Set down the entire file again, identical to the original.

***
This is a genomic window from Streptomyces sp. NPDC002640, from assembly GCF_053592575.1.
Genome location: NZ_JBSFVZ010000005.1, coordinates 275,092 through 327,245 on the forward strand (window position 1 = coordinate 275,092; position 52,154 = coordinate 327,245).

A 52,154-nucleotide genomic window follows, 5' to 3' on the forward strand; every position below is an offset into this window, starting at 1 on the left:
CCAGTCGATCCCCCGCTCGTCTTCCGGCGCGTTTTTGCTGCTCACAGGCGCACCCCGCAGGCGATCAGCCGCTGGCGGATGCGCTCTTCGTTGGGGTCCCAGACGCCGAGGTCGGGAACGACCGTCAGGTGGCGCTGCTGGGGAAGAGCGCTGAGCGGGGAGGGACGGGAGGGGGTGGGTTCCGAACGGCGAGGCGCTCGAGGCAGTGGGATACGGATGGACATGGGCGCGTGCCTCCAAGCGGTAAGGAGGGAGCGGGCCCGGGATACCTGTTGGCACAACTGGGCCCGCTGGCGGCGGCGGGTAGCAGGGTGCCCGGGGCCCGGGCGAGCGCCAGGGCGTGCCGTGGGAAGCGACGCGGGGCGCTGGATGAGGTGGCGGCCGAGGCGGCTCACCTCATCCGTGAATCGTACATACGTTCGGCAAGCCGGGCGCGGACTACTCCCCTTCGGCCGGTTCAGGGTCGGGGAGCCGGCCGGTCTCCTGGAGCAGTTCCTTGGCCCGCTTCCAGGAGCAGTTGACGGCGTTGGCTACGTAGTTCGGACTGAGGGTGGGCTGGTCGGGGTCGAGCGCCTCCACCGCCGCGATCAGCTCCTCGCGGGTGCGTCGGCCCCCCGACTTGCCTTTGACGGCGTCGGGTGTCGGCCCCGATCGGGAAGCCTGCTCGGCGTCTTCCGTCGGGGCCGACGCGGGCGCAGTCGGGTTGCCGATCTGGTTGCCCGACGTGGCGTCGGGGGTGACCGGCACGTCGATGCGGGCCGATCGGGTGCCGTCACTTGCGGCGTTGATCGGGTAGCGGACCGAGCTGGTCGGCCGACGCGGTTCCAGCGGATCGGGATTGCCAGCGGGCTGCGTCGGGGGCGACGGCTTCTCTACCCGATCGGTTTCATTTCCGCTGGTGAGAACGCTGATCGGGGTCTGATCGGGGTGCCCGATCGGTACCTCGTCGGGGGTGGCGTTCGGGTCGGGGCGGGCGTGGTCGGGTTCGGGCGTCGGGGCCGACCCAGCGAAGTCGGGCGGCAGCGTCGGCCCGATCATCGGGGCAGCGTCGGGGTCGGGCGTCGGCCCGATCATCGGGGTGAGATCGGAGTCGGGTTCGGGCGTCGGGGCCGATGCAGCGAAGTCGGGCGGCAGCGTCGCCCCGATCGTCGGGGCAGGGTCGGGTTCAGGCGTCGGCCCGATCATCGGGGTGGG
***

This is a genomic window from Streptomyces sp. NPDC002640, from assembly GCF_053592575.1.
Genome location: NZ_JBSFVZ010000005.1, coordinates 275,092 through 327,245 on the forward strand (window position 1 = coordinate 275,092; position 52,154 = coordinate 327,245).

A 52,154-nucleotide genomic window follows, 5' to 3' on the forward strand; every position below is an offset into this window, starting at 1 on the left:
CCAGTCGATCCCCCGCTCGTCTTCCGGCGCGTTTTTGCTGCTCACAGGCGCACCCCGCAGGCGATCAGCCGCTGGCGGATGCGCTCTTCGTTGGGGTCCCAGACGCCGAGGTCGGGAACGACCGTCAGGTGGCGCTGCTGGGGAAGAGCGCTGAGCGGGGAGGGACGGGAGGGGGTGGGTTCCGAACGGCGAGGCGCTCGAGGCAGTGGGATACGGATGGACATGGGCGCGTGCCTCCAAGCGGTAAGGAGGGAGCGGGCCCGGGATACCTGTTGGCACAACTGGGCCCGCTGGCGGCGGCGGGTAGCAGGGTGCCCGGGGCCCGGGCGAGCGCCAGGGCGTGCCGTGGGAAGCGACGCGGGGCGCTGGATGAGGTGGCGGCCGAGGCGGCTCACCTCATCCGTGAATCGTACATACGTTCGGCAAGCCGGGCGCGGACTACTCCCCTTCGGCCGGTTCAGGGTCGGGGAGCCGGCCGGTCTCCTGGAGCAGTTCCTTGGCCCGCTTCCAGGAGCAGTTGACGGCGTTGGCTACGTAGTTCGGACTGAGGGTGGGCTGGTCGGGGTCGAGCGCCTCCACCGCCGCGATCAGCTCCTCGCGGGTGCGTCGGCCCCCCGACTTGCCTTTGACGGCGTCGGGTGTCGGCCCCGATCGGGAAGCCTGCTCGGCGTCTTCCGTCGGGGCCGACGCGGGCGCAGTCGGGTTGCCGATCTGGTTGCCCGACGTGGCGTCGGGGGTGACCGGCACGTCGATGCGGGCCGATCGGGTGCCGTCACTTGCGGCGTTGATCGGGTAGCGGACCGAGCTGGTCGGCCGACGCGGTTCCAGCGGATCGGGATTGCCAGCGGGCTGCGTCGGGGGCGACGGCTTCTCTACCCGATCGGTTTCATTTCCGCTGGTGAGAACGCTGATCGGGGTCTGATCGGGGTGCCCGATCGGTACCTCGTCGGGGGTGGCGTTCGGGTCGGGGCGGGCGTGGTCGGGTTCGGGCGTCGGGGCCGACCCAGCGAAGTCGGGCGGCAGCGTCGGCCCGATCATCGGGGCAGCGTCGGGGTCGGGCGTCGGCCCGATCATCGGGGTGAGATCGGAGTCGGGTTCGGGCGTCGGGGCCGATGCAGCGAAGTCGGGCGGCAGCGTCGCCCCGATCGTCGGGGCAGGGTCGGGTTCAGGCGTCGGCCCGATCATCGGGGTGGG